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Squatting

From Academic Kids

This article is about occupying land without permission. For other uses of the terms "squat", "squatter", and "squatting", please see squat (disambiguation).

Squatting is the act of occupying an abandoned or unoccupied space or building that the squatter does not own, rent, or otherwise have permission to use. Squatters often claim rights over the spaces they have squatted by virtue of occupation, rather than ownership; in this sense, squatting is similar to (and potentially a necessary condition of) adverse possession, by which a possessor of real property without title may eventually gain legal title to the real property. Squatting has a long history, as old or older than the idea of property itself. To squat in many countries is in itself a crime, in others it is only seen as a civil conflict between the owner and the occupants. Property law and the State have traditionally upheld the property owner. However, in many cases where squatters had de facto ownership, laws have been changed to legitimize their status. It is said that the United States Homestead Act is an example of such legislation. Additionally, states which have a shortage of housing tend to tolerate squatters in property awaiting redevelopment until the developer is ready to begin work; however, at that point the laws tend to be enforced.

In many of the world's poorer countries there are extensive slums or shanty towns, such as the favelas of Brazil, typically built on the edges of major cities and consisting almost entirely of self-constructed housing built on terrain seized and occupied illegally. Also common in many of these same countries are rural squatter movements such as (again taking a Brazilian example) the Landless Workers' Movement.

Besides places to live squats are often socially interesting places, hosting give-away shops, pirate radio stations, (often vegetarian or vegan) restaurants.

Contents

Australia

In Australian history, the term refers to early farmers who occupied huge tracts of largely undeveloped land on which they ran large numbers of sheep and cattle. Initially often having no legal rights to the land, they gained its usage by being the first (and often the only) Europeans in the area. It is known that many squatters fought battles with advanced European weapons against the local Aboriginal communities in the areas they occupied, though such battles were rarely investigated and modern historians resort to much guesswork in estimating the numbers of Aborigines killed in these skirmishes.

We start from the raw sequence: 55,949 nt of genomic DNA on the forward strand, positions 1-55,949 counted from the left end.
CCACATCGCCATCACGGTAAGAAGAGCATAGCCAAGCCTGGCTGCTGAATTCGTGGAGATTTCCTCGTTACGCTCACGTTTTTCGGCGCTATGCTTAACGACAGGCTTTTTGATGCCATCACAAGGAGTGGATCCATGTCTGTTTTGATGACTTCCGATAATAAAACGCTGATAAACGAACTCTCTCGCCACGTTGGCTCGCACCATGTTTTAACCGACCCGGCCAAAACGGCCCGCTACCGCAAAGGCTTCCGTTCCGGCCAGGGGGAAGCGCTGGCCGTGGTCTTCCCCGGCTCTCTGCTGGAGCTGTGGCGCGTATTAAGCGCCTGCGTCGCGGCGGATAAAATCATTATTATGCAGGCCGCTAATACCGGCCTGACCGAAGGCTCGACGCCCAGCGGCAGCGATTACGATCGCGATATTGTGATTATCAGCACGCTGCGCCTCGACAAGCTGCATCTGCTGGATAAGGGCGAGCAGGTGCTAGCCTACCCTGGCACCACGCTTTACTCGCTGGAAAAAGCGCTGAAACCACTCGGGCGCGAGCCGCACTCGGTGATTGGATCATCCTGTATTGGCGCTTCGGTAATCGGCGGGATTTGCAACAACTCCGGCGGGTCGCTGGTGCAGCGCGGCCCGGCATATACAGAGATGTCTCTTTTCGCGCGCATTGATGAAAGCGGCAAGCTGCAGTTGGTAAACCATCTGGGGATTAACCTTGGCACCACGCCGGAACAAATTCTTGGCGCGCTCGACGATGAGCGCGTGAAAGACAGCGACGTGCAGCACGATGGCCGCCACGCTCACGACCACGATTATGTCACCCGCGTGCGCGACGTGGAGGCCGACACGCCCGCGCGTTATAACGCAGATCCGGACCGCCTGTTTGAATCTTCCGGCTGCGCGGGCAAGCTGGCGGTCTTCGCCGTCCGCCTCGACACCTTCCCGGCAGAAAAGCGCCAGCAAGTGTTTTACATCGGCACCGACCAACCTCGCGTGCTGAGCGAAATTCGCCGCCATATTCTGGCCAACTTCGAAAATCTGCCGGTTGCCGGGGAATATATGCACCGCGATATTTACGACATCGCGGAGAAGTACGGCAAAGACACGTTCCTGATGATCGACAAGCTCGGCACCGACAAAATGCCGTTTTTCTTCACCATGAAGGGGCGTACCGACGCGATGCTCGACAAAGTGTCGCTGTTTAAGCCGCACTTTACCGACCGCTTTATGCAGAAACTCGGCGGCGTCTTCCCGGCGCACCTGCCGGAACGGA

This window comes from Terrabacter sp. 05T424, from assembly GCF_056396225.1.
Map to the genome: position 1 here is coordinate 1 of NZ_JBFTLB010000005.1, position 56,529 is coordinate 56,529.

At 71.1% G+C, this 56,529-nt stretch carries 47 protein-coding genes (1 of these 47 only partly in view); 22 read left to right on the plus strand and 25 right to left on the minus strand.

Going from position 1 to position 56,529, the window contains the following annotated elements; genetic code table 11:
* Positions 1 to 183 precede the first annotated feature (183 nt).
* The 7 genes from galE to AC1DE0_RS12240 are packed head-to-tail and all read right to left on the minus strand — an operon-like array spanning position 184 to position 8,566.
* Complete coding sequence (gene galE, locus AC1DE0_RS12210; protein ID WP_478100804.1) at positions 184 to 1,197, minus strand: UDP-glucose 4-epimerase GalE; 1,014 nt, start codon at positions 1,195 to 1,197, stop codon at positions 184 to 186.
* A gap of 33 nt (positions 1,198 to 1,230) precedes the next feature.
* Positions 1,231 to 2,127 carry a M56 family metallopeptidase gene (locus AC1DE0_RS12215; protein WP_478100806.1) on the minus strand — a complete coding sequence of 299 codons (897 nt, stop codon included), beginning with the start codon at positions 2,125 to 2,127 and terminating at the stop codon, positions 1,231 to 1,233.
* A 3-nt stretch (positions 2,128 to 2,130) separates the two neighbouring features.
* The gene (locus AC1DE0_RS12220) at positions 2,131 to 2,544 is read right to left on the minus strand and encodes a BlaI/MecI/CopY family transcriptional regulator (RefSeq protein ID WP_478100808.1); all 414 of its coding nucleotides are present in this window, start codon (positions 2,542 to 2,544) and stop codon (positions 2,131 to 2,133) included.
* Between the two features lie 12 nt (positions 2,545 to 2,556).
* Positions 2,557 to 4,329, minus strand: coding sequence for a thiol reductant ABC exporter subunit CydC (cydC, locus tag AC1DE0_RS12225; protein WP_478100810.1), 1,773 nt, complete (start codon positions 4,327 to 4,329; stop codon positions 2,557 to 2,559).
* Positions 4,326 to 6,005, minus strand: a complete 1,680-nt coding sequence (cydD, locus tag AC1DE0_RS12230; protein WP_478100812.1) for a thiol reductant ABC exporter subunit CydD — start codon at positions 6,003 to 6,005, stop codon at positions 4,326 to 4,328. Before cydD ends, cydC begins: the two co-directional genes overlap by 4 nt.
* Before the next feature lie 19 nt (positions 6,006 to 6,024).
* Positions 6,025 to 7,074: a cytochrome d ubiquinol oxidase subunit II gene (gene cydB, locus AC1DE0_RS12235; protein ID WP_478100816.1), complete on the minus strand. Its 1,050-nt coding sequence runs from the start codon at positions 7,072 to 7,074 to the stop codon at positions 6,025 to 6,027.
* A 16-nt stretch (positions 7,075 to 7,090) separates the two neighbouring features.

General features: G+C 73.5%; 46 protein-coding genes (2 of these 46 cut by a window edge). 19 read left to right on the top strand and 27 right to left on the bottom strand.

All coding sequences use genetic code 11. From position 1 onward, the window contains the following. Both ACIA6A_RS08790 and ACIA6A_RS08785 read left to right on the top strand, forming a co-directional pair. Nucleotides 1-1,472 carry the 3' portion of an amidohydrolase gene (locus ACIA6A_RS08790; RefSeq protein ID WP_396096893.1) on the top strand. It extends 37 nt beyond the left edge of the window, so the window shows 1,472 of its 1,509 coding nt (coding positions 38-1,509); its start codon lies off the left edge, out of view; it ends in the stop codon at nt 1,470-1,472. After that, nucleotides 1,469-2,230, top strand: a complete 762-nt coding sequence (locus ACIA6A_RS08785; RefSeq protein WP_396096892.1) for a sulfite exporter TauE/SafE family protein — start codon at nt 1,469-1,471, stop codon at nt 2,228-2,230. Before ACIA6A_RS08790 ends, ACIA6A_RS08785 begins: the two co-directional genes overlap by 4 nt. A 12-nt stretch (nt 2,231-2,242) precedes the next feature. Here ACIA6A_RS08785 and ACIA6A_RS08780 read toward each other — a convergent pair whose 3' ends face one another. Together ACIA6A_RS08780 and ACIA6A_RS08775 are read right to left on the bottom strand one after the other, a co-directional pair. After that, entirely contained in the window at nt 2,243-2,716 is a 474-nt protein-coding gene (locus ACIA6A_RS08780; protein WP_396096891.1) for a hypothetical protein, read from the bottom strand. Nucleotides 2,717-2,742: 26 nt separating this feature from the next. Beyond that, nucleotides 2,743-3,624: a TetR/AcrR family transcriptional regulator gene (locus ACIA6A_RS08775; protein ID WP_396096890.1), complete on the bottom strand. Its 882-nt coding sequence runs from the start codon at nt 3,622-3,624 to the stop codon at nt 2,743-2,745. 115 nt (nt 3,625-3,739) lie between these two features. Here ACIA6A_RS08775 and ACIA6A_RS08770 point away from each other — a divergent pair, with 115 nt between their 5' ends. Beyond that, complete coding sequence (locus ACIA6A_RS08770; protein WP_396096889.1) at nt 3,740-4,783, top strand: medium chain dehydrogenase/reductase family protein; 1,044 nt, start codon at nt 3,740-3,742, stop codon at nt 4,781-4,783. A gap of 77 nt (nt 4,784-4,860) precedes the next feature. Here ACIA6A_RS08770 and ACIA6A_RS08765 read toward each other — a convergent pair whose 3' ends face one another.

Whilst life was initially tough for the squatters, with their huge landholdings many of them became very wealthy and were often described as the "squattocracy". The descendants of these squatters often still own significant tracts of land in rural Australia, though most of the larger holdings have been broken up, or, in more isolated areas, have been sold to corporate interests.

Their iron grip on Australia's agricultural land was broken up in the 1860s with the passing of "selection acts" that allowed ex-miners from the 1850s gold rush to claim areas of farmland at no cost. Whilst squatters tried tactics legal and illegal to discourage "the selectors" (for instance, taking out selections of their own which covered vital land such as watercourses) eventually wider settlement took place and smaller farms (though still huge by European and even U.S. standards) became the norm in more fertile parts of Australia.

The power of the squatters, including their affinity with the police, is alluded to in "Waltzing Matilda", Australia's archetypal folksong.

Of late, the term's meaning in Australia has come to be the same as that of the English/Welsh usage.

United Kingdom

In England and Wales, squatting usually refers to occupying an empty house in a city. The owner of the house must go through various legal proceedings before evicting squatters. The owner must prove that they have a right to live in the property and that the squatter does not, and the squatter has the opportunity to claim there isn't sufficient proof or that the proper notice hasn't been given.

Some properties are still occupied by squatters who have resisted eviction for 20 years.

Squatters have a right to claim ownership of a dwelling after 12 years of having lived there if no one else claims it.

Some famous squats

See also; Squatter's rights, squat party, cybersquatting

External links

de:Hausbesetzung es:Movimiento okupa fr:Squat nl:Kraken (pand) pl:Squat

Reference

  • Survival Without Rent (http://www.habiter-autrement.org/07.squat/02_sq.htm) a NYC how to guide originally published in 1986 and reprinted in 1989 published by The Shadow Press (http://mediafilter.org/shadow/).
  • War In The Neighborhood – a Graphic Novel about squatting on New York City's Lower East Side in the 1980's by World War 3 Illustrated artist and editor Seth Tobocman published by Autonomedia (http://www.autonomedia.org/).
  • No Trespassing! An international study of squatting and land takeovers by Anders Corr published by South End Press
  • 949 Market - a 2002 zine by a group of people who squatted an abandoned pool hall in a very public way and created a community center in San Francisco. $2-3 cash to: Lara, 3288 21st St. PMB #79, San Francisco, CA 94110
  • Cracking the Movement (http://thing.desk.nl/bilwet/Cracking/contents.html) a history of Amsterdam squatters published by Autonomedia (http://www.autonomedia.org/).
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